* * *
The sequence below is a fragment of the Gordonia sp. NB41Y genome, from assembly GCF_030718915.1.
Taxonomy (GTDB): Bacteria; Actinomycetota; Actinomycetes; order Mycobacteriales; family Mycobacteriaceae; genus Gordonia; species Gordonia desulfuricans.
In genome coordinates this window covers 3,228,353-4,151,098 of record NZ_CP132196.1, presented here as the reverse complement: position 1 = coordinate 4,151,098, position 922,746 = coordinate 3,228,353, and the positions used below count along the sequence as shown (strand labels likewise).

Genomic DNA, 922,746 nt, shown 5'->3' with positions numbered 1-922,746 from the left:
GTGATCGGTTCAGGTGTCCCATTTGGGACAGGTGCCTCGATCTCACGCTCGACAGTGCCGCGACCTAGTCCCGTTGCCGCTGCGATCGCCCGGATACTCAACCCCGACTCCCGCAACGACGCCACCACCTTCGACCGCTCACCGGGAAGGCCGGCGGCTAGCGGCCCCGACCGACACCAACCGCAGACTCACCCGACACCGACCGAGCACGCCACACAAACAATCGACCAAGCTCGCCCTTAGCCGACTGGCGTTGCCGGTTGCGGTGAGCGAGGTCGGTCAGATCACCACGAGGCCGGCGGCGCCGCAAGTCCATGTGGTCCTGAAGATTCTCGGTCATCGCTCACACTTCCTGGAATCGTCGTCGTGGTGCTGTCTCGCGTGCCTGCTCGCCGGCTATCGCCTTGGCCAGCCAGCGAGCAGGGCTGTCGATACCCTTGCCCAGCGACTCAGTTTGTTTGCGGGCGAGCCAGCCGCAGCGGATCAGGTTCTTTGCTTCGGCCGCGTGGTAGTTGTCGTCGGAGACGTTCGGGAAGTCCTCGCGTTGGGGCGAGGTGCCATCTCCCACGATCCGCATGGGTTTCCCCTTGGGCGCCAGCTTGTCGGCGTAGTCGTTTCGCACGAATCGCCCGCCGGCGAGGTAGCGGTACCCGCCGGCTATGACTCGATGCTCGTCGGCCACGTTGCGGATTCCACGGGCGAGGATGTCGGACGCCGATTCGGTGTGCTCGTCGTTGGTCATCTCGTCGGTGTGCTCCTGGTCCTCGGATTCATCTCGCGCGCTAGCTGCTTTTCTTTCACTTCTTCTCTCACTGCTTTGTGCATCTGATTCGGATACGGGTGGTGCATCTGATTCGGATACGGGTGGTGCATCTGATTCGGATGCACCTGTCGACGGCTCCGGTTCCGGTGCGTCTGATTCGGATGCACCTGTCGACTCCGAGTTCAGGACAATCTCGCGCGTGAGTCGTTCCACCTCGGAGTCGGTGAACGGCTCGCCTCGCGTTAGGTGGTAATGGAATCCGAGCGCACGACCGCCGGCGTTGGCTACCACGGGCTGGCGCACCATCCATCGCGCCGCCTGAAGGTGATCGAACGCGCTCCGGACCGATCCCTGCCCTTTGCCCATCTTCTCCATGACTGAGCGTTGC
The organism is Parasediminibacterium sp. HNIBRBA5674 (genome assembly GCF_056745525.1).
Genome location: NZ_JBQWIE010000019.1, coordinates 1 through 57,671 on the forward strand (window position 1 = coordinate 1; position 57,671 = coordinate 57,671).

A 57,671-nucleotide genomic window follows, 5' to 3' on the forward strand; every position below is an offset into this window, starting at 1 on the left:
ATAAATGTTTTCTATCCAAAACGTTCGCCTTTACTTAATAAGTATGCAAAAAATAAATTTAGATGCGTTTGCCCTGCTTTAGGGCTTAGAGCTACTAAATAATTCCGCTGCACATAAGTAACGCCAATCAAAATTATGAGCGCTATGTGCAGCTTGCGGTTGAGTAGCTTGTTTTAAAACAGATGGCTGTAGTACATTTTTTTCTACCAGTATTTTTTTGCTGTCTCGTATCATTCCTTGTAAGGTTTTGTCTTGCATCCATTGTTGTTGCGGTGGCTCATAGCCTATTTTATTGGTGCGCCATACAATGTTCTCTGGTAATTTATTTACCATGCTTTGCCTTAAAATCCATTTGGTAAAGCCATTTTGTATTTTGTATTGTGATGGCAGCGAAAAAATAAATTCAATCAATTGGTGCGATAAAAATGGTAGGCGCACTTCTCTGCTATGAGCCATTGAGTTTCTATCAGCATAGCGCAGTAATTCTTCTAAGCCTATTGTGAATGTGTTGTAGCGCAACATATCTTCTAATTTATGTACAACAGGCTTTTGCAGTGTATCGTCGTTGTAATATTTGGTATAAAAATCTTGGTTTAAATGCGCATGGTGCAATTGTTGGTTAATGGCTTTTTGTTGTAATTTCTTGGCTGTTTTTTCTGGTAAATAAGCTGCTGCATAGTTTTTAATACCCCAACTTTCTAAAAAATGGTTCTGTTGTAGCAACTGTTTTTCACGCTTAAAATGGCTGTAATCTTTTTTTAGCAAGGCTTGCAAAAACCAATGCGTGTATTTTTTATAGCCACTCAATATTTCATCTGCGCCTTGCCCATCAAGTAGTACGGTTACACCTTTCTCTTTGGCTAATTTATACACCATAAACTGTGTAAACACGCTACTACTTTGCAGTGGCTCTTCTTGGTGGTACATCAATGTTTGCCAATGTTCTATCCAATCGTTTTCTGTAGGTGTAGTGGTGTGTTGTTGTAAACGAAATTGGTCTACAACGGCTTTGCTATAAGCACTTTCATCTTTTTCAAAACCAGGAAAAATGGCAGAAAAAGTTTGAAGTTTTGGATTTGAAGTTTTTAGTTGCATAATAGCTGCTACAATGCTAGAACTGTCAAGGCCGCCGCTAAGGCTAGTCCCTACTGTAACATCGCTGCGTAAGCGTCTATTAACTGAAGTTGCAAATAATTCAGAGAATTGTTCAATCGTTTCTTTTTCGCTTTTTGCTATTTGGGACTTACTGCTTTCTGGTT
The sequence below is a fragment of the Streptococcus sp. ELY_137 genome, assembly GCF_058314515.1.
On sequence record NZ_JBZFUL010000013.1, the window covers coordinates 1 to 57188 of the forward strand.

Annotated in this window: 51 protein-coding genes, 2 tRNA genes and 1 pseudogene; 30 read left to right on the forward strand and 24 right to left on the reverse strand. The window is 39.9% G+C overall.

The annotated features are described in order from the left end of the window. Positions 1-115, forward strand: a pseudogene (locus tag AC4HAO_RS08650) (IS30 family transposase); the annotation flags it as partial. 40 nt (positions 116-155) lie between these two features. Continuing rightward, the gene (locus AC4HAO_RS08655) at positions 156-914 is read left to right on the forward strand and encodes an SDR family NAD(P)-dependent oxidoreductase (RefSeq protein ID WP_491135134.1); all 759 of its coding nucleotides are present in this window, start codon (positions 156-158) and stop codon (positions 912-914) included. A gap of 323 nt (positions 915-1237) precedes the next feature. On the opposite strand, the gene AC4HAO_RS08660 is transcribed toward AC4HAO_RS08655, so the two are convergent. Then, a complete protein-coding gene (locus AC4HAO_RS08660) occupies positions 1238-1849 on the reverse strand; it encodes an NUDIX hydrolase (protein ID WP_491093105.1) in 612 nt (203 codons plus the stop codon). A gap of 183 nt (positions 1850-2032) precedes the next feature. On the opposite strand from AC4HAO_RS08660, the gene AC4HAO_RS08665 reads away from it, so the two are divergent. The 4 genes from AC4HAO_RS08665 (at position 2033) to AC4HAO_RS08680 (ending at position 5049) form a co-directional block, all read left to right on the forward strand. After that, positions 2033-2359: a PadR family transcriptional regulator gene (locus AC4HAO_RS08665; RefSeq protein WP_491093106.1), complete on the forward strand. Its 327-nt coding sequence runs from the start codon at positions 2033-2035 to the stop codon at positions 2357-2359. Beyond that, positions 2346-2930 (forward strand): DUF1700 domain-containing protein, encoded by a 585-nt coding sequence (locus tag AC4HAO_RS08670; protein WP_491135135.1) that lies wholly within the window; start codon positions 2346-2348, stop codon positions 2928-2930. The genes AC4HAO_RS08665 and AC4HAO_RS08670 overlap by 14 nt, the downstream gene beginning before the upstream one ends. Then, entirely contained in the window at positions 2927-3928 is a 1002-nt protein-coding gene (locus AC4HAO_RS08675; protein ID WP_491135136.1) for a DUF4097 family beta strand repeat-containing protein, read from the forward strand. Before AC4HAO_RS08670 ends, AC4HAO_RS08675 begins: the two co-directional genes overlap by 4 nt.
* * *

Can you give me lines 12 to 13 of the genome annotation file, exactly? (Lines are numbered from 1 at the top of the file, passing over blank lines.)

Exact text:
Annotated in this window: 51 protein-coding genes, 2 tRNA genes and 1 pseudogene; 30 read left to right on the forward strand and 24 right to left on the reverse strand. The window is 39.9% G+C overall.

The annotated features are described in order from the left end of the window. Positions 1-115, forward strand: a pseudogene (locus tag AC4HAO_RS08650) (IS30 family transposase); the annotation flags it as partial. 40 nt (positions 116-155) lie between these two features. Continuing rightward, the gene (locus AC4HAO_RS08655) at positions 156-914 is read left to right on the forward strand and encodes an SDR family NAD(P)-dependent oxidoreductase (RefSeq protein ID WP_491135134.1); all 759 of its coding nucleotides are present in this window, start codon (positions 156-158) and stop codon (positions 912-914) included. A gap of 323 nt (positions 915-1237) precedes the next feature. On the opposite strand, the gene AC4HAO_RS08660 is transcribed toward AC4HAO_RS08655, so the two are convergent. Then, a complete protein-coding gene (locus AC4HAO_RS08660) occupies positions 1238-1849 on the reverse strand; it encodes an NUDIX hydrolase (protein ID WP_491093105.1) in 612 nt (203 codons plus the stop codon). A gap of 183 nt (positions 1850-2032) precedes the next feature. On the opposite strand from AC4HAO_RS08660, the gene AC4HAO_RS08665 reads away from it, so the two are divergent. The 4 genes from AC4HAO_RS08665 (at position 2033) to AC4HAO_RS08680 (ending at position 5049) form a co-directional block, all read left to right on the forward strand. After that, positions 2033-2359: a PadR family transcriptional regulator gene (locus AC4HAO_RS08665; RefSeq protein WP_491093106.1), complete on the forward strand. Its 327-nt coding sequence runs from the start codon at positions 2033-2035 to the stop codon at positions 2357-2359. Beyond that, positions 2346-2930 (forward strand): DUF1700 domain-containing protein, encoded by a 585-nt coding sequence (locus tag AC4HAO_RS08670; protein WP_491135135.1) that lies wholly within the window; start codon positions 2346-2348, stop codon positions 2928-2930. The genes AC4HAO_RS08665 and AC4HAO_RS08670 overlap by 14 nt, the downstream gene beginning before the upstream one ends. Then, entirely contained in the window at positions 2927-3928 is a 1002-nt protein-coding gene (locus AC4HAO_RS08675; protein ID WP_491135136.1) for a DUF4097 family beta strand repeat-containing protein, read from the forward strand. Before AC4HAO_RS08670 ends, AC4HAO_RS08675 begins: the two co-directional genes overlap by 4 nt.